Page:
Publisher: Antioch Review, Inc.
Volume: 62Issue: 1Page: 48(11)

Article Type: Critical Essay

Distributed by Thomson Gale ... Read more

17. Collected Poems
by Robert Lowell
Paperback: 1216 Pages (2007-04-03)
list price: US$25.00 -- used & new: US$13.35
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Asin: 0374530327
Average Customer Review: 5.0 out of 5 stars
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Editorial Review

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Frank Bidart and David Gewanter have compiled the definitive edition of Robert Lowell's work, from his first, impossible-to-find collection, Land of Unlikeness; to the early triumph of Lord Weary's Castle, winner of the 1946 Pulitzer Prize; to the brilliant willfulness of his versions of poems by Sappho, Baudelaire, Rilke, Montale, and other masters in Imitations; to the late spontaneity of The Dolphin, winner of another Pulitzer Prize; to his last, most searching book, Day by Day. This volume also includes poems and translations never previously collected, and a selection of drafts that demonstrate the poet's constant drive to reimagine his work. Collected Poems at last offers readers the opportunity to take in, in its entirety, one of the great careers in twentieth-century poetry.
... Read more

Customer Reviews (7)

5-0 out of 5 stars collecxted poems of Robert Lowell
Not having read Robert Lowell's poems previously, I was delighted with their acessiblity and being a Boston area resident, I enjoyed their local references.I think I had hesitated to read another "confessional" poet having had my fill of Plath, but Lowell is very different and poem after poem pleased me.

5-0 out of 5 stars A Tribute, Not a Review
I studied with Robert Lowell at Harvard in 1963 & 1964. I wouldn't presume to review his Collected Poems, only to testify that he was a giant of a human -- witty, sensitive even toward brash young would-be poets, immensely knowledgeable, immensely conscientious. Having known him remains one of the great privileges of my life. Reading his poems is a great privilege for all of us.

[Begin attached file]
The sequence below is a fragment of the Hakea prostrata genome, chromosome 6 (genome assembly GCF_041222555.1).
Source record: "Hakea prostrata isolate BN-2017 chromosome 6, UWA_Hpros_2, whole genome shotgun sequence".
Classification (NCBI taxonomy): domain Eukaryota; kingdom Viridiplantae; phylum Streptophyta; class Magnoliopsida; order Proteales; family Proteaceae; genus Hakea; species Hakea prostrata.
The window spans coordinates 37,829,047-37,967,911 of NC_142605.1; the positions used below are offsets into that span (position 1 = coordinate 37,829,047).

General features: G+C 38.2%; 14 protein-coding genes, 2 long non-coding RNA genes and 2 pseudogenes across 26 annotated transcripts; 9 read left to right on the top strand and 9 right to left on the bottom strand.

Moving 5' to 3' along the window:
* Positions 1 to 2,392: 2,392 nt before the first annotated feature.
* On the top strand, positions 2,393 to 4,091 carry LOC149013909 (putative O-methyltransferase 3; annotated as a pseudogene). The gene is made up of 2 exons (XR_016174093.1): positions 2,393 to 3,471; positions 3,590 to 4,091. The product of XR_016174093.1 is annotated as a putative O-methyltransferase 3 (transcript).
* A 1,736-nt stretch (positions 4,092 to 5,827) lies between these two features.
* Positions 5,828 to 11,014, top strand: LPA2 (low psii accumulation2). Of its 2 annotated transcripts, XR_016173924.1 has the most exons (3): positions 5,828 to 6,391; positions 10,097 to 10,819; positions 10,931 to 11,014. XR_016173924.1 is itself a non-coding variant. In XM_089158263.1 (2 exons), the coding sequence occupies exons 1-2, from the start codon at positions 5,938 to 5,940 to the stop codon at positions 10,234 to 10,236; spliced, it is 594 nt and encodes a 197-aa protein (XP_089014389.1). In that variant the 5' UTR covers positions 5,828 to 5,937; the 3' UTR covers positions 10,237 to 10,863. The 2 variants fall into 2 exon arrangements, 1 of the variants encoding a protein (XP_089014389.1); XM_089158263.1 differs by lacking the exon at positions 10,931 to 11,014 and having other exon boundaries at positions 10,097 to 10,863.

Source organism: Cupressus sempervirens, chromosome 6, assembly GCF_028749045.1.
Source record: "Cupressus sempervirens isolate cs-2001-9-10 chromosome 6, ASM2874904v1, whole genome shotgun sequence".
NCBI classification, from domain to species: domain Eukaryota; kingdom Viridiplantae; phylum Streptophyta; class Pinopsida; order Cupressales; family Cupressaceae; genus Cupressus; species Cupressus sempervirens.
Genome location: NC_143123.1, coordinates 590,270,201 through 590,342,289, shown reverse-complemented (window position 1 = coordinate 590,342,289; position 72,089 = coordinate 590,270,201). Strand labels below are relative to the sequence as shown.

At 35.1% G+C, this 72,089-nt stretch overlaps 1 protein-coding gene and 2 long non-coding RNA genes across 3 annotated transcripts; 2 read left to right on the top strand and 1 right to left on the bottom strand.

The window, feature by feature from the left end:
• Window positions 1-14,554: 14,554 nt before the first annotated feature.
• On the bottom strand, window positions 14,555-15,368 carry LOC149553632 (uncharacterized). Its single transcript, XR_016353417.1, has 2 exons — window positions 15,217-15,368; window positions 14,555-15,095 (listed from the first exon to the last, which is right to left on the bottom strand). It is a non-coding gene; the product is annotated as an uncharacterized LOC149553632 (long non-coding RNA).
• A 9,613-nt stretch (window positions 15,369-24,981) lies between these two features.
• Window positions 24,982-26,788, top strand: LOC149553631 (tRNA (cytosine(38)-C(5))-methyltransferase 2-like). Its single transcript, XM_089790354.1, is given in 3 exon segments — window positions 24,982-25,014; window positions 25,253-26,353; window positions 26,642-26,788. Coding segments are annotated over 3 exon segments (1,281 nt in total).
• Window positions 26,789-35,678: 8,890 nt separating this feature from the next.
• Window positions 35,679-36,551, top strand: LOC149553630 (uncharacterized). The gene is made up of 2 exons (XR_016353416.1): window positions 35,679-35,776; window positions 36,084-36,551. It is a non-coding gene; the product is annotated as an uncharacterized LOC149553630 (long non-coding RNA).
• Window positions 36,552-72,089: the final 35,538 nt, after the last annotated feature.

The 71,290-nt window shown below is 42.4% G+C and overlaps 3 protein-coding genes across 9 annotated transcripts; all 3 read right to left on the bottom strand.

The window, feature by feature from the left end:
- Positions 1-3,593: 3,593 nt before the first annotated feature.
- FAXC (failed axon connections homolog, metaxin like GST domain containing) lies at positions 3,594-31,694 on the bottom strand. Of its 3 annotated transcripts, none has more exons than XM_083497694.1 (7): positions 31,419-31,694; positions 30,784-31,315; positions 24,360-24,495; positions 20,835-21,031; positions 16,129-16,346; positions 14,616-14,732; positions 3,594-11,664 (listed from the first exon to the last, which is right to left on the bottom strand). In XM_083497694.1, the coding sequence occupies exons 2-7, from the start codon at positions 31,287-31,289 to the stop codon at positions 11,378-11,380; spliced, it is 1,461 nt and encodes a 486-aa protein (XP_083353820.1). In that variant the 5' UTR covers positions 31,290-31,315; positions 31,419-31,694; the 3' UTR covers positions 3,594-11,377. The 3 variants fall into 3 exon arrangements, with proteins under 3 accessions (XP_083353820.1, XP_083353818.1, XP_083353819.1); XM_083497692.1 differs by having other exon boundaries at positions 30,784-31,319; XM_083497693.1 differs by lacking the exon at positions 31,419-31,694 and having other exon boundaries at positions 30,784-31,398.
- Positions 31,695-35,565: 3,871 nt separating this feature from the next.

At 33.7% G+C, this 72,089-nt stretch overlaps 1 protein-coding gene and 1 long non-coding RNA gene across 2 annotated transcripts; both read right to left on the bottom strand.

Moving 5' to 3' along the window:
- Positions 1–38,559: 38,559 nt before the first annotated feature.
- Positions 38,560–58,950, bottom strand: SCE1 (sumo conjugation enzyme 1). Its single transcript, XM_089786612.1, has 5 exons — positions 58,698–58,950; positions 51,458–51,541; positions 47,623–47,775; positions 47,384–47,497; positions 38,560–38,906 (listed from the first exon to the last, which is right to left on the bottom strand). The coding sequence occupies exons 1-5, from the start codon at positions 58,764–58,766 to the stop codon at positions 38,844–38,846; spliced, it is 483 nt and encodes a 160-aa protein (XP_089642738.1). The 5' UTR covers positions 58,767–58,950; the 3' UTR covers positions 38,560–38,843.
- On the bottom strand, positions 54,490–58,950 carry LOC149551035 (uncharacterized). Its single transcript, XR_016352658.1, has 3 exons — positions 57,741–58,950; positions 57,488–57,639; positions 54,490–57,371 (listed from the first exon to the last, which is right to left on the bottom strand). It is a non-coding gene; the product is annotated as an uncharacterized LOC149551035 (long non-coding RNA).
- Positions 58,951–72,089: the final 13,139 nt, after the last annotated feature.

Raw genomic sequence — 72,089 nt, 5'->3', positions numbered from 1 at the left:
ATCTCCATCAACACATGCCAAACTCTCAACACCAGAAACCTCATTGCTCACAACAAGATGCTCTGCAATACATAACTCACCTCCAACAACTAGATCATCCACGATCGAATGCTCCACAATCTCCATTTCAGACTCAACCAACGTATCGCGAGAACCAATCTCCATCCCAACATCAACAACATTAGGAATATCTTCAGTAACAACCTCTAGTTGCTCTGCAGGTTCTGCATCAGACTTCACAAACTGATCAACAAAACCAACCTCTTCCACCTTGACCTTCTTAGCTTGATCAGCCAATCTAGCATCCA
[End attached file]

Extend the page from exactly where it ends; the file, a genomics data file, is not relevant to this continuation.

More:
5-0 out of 5 stars In His Exasperating Wholeness
The publication of this book was doubtless necessary to begin understanding Lowell correctly.Creator and destroyer, careful wordsmith and subversive deconstructor, encountering just one of his volumes along the strange parabola of his career can be confusing.Lowell always set out to carefully craft each of them, with special attention to the arrangement of his resonant poems and their slow, grand, building cumulative effect.To let you know the game, Lowell presented almost each of his volumes with an evocative frontpiece engraving by Francis Parkman -- the poet thus visually setting forth each of his works, in advance of his death, as another controlled chess move against the great opponent Fame -- the act of a control fanatic if there ever was one.

Yet somewhere in the middle of Lowell's career of creating the little volumes, more violently toward the end of his years as diseases took over, the mad Doppleganger Cal (Lowell's nickname to his insider pals) enters, seeds the serene clouds with fury, and all hell breaks loose. At worst, all is botched:mere beautiful poetic scraps, a line or two amongst literary gossip for insiders, yesterday's obnoxious news.In hindsight Cal indeed did a pretty good job; it is easier to just turn away from the mess.But Lowell is so good at his best, so earnest even in his madness, that we are going to miss something significant about our own history -- the subject which most deeply concerned him -- if we do.And finally, even at his worst, there is always something very endearing about this voice, something very human and honest.Lowell was plagued with true and furious organic disorders which disrupted his personality; his issues were not only self-inflicted.In an earlier age he would not have lived out the length of career he did; in significant ways, then, his voice is a truly new one on the block.Unfortunately for him, the hyped up madness of his period identified with his genuine madness and made a pathetic celebrity of him, which didn't help the brave and fragile personality struggling to make poetic sense of a disturbed time.